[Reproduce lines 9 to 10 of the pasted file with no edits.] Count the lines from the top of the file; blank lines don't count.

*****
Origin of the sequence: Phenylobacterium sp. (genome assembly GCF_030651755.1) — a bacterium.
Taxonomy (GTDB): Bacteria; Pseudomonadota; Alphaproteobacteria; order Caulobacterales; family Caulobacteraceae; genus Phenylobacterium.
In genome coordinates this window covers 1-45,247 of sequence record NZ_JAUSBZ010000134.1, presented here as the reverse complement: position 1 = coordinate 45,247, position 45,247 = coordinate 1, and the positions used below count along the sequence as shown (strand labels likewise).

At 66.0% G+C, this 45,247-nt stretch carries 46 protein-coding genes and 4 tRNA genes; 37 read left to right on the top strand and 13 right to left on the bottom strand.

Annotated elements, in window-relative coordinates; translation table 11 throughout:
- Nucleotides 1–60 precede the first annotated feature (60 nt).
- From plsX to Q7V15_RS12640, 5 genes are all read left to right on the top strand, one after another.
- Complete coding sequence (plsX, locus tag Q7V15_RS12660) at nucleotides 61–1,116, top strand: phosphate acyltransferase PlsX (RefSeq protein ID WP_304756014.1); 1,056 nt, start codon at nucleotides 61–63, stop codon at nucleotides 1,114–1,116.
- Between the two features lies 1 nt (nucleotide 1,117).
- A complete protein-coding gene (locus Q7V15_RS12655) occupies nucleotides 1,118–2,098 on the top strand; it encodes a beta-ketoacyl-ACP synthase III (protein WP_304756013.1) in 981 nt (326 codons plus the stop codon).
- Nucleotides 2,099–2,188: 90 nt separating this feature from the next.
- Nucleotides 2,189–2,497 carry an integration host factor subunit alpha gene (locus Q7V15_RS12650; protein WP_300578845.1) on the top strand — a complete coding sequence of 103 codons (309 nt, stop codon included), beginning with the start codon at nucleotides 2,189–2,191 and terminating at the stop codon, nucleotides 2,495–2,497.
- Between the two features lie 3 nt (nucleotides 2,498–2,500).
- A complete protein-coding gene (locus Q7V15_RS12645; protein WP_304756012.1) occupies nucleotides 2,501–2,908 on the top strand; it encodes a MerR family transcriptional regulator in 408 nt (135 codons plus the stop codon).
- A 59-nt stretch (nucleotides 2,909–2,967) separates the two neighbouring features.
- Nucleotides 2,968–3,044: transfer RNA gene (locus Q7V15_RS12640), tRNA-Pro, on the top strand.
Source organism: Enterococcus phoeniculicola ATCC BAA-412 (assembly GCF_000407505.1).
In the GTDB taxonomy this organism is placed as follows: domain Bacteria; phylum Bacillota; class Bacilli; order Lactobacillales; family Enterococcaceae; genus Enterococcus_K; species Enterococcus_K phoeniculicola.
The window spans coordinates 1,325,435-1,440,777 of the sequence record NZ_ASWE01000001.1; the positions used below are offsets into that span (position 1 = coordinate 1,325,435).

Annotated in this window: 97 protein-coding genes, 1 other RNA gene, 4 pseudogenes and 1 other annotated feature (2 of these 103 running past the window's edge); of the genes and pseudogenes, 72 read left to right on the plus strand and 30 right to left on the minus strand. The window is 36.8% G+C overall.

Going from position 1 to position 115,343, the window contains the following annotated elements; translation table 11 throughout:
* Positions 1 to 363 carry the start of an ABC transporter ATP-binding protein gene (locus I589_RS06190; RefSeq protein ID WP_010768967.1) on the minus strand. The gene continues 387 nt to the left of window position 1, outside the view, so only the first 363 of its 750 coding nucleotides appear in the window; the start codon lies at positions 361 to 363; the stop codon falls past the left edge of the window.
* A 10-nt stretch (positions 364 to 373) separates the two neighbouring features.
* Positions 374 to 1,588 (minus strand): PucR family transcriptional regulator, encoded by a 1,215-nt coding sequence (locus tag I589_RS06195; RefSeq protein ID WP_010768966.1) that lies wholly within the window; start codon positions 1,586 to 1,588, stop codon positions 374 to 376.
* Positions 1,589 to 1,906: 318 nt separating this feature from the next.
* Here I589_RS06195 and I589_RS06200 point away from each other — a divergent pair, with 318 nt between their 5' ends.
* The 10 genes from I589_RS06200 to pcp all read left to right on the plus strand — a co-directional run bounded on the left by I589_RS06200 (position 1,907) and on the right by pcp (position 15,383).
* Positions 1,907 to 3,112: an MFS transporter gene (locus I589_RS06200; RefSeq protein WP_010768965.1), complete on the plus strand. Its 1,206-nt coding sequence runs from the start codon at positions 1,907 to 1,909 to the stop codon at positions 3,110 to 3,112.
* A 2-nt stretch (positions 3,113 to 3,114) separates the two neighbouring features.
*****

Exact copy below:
- Between the two features lies 1 nt (nucleotide 1,117).
- A complete protein-coding gene (locus Q7V15_RS12655) occupies nucleotides 1,118–2,098 on the top strand; it encodes a beta-ketoacyl-ACP synthase III (protein WP_304756013.1) in 981 nt (326 codons plus the stop codon).